The so-called three-body problem has caused a headache to many mathematicians. The goal here is to find a solution to the trajectory of the three bodies that affect each other in space through their gravity. This indicates that the stable system constellation of three stars is rather rare.
The results of the Milky Way survey look accordingly: binary star systems are fairly common. At a distance of 1,100 light-years, a system with three stars has now also been found. And there is a high probability that one of them will also include a large planet, which will complicate the whole thing even more.
VLT and ALMA in action
Because with the mathematical multi-body problem, a body can be largely neglected if it only has a very small mass. The small planet, which has so far avoided any collision with one of its stars in a chaotic orbit and with a lot of luck, will not at least have a significant impact on the orbit of the Sun. However, in the present case, there are many indications that the planet is a gas giant similar to Jupiter, which in no way can be ignored.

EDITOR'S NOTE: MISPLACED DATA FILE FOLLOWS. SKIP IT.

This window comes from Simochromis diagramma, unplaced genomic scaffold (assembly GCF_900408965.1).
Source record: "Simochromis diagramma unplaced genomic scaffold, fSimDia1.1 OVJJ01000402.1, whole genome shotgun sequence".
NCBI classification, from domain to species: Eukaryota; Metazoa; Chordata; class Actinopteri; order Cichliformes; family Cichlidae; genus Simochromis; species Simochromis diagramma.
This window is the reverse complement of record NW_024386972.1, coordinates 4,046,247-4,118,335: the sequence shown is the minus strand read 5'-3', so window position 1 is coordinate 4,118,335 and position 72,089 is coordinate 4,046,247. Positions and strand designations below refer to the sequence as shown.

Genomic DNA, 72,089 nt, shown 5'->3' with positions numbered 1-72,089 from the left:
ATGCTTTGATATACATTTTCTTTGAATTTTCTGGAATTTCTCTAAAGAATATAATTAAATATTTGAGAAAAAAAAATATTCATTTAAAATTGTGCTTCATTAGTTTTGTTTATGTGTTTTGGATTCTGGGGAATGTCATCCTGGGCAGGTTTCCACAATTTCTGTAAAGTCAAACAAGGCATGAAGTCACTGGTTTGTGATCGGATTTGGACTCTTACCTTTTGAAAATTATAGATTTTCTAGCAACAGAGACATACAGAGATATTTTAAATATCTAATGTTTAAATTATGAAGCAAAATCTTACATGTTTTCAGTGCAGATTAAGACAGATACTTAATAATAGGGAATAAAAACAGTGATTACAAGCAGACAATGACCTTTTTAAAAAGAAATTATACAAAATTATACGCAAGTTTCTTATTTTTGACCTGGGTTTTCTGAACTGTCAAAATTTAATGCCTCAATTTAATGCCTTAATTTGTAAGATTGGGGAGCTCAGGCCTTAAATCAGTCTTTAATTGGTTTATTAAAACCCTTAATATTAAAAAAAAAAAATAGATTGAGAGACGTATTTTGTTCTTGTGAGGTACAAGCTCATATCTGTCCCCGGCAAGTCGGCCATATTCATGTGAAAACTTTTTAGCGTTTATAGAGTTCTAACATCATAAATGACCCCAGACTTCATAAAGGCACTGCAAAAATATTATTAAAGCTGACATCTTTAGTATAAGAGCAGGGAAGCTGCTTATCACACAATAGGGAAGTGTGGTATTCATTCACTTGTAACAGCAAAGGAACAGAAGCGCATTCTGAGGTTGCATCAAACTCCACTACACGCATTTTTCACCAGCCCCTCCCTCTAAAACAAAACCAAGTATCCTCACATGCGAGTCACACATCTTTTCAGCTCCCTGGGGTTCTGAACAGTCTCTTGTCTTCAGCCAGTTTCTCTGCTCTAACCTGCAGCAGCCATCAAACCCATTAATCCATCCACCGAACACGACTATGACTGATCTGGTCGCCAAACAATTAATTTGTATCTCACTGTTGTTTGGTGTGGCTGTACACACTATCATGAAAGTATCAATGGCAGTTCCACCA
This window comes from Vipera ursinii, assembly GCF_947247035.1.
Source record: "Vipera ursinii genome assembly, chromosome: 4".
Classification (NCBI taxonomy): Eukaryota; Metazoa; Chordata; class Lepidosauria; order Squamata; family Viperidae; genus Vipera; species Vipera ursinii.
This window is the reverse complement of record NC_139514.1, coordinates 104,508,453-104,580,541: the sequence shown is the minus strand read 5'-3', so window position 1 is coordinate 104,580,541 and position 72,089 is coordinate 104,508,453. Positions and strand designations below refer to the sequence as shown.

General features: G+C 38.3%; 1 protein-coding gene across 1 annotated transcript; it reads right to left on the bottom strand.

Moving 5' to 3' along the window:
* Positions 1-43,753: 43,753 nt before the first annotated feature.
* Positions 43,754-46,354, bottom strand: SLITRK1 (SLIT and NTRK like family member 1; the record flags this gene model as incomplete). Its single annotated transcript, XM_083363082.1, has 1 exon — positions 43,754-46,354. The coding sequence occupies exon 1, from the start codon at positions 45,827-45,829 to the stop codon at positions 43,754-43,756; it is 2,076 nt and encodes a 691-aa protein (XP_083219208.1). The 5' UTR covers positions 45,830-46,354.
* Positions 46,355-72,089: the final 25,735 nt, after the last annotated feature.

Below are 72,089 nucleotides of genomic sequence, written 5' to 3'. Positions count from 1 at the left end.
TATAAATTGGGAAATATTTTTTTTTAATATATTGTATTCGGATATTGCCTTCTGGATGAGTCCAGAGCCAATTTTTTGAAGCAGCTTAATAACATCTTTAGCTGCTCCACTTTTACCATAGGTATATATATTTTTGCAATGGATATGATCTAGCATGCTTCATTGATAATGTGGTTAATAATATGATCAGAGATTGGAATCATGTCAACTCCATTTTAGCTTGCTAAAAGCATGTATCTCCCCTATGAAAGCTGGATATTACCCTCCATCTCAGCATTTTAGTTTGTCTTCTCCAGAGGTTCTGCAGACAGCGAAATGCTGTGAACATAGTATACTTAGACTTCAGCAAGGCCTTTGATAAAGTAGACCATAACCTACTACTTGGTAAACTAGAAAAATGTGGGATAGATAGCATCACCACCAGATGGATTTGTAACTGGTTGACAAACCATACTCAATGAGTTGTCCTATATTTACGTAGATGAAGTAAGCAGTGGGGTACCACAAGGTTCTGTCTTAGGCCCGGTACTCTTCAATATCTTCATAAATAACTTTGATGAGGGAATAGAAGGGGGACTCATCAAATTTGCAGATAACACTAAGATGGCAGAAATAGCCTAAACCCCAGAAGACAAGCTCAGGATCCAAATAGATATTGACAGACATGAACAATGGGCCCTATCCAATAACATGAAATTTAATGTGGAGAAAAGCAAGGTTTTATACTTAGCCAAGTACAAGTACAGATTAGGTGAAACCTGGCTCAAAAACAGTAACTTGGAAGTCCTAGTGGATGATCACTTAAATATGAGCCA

The system was examined last year by the European Southern Observatory’s Very Large Telescope (VLT) and the Large Millimeter/ Submillimeter Atacama Array (ALMA), both located in the Andean highlands of Chile. The recorded data together with the corresponding analyses have now been published. The planet itself cannot be observed – but this is not uncommon for exoplanets. However, the three stars are surrounded by a large gas disk with a very large gap. Here, at least, is the most likely explanation that a large planet has penetrated. This is also known from Saturn’s rings, where the young moon Pan creates a hiatus.
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